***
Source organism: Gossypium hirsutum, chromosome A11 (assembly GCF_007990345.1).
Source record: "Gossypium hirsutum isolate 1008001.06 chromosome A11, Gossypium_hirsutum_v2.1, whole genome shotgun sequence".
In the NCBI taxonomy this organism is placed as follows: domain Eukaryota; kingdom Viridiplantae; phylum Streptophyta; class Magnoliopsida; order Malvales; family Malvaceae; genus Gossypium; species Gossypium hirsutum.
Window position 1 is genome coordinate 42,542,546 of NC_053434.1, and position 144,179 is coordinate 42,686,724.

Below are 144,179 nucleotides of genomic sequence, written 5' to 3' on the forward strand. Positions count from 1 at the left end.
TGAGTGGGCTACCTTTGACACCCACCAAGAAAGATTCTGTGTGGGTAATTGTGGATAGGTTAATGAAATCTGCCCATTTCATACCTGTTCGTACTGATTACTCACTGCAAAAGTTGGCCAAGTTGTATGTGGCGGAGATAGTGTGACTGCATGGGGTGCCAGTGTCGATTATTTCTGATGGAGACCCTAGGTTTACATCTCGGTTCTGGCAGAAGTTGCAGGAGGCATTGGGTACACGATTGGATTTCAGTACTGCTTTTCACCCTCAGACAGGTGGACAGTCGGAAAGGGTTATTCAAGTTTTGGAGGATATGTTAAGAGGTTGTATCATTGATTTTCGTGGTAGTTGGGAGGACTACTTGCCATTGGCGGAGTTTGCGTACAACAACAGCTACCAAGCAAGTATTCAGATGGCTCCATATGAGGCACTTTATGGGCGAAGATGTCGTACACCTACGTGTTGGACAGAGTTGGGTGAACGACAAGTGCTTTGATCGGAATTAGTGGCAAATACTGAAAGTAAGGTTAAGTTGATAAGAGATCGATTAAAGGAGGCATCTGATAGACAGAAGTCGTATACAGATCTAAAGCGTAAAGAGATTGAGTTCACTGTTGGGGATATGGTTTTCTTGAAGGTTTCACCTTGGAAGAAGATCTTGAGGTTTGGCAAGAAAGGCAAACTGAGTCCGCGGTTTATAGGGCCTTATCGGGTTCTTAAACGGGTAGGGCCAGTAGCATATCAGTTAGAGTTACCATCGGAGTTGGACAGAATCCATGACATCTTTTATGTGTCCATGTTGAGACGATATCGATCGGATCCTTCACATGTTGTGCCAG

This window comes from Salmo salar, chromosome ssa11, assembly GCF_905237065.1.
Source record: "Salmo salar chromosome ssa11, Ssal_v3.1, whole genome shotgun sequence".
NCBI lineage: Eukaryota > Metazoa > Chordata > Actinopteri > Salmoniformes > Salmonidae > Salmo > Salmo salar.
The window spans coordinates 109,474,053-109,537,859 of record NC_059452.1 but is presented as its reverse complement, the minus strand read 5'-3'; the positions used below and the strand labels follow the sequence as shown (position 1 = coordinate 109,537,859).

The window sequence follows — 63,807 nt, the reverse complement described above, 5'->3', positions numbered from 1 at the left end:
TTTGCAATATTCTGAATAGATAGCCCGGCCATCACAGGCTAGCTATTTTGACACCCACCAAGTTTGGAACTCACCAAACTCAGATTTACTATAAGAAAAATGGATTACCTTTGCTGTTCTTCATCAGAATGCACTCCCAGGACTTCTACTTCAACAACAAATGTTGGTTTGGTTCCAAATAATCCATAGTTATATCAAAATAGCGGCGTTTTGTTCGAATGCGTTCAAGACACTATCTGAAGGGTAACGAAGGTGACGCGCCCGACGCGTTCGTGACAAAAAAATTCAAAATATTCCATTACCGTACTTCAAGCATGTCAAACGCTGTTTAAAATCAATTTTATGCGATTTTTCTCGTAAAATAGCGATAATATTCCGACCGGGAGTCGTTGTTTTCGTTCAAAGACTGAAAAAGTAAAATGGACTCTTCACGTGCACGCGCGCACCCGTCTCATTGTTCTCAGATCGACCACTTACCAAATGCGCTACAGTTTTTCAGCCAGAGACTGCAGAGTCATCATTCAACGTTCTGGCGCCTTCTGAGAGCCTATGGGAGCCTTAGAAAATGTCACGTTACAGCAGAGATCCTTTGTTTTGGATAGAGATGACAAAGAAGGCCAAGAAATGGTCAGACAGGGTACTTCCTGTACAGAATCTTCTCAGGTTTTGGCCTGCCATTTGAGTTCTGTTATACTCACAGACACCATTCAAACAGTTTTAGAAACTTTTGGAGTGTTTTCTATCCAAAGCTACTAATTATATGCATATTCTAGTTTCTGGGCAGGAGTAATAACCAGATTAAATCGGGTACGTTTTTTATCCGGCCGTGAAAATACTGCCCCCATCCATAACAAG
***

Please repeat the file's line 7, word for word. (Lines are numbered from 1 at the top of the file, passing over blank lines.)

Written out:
This window comes from Salmo salar, chromosome ssa11, assembly GCF_905237065.1.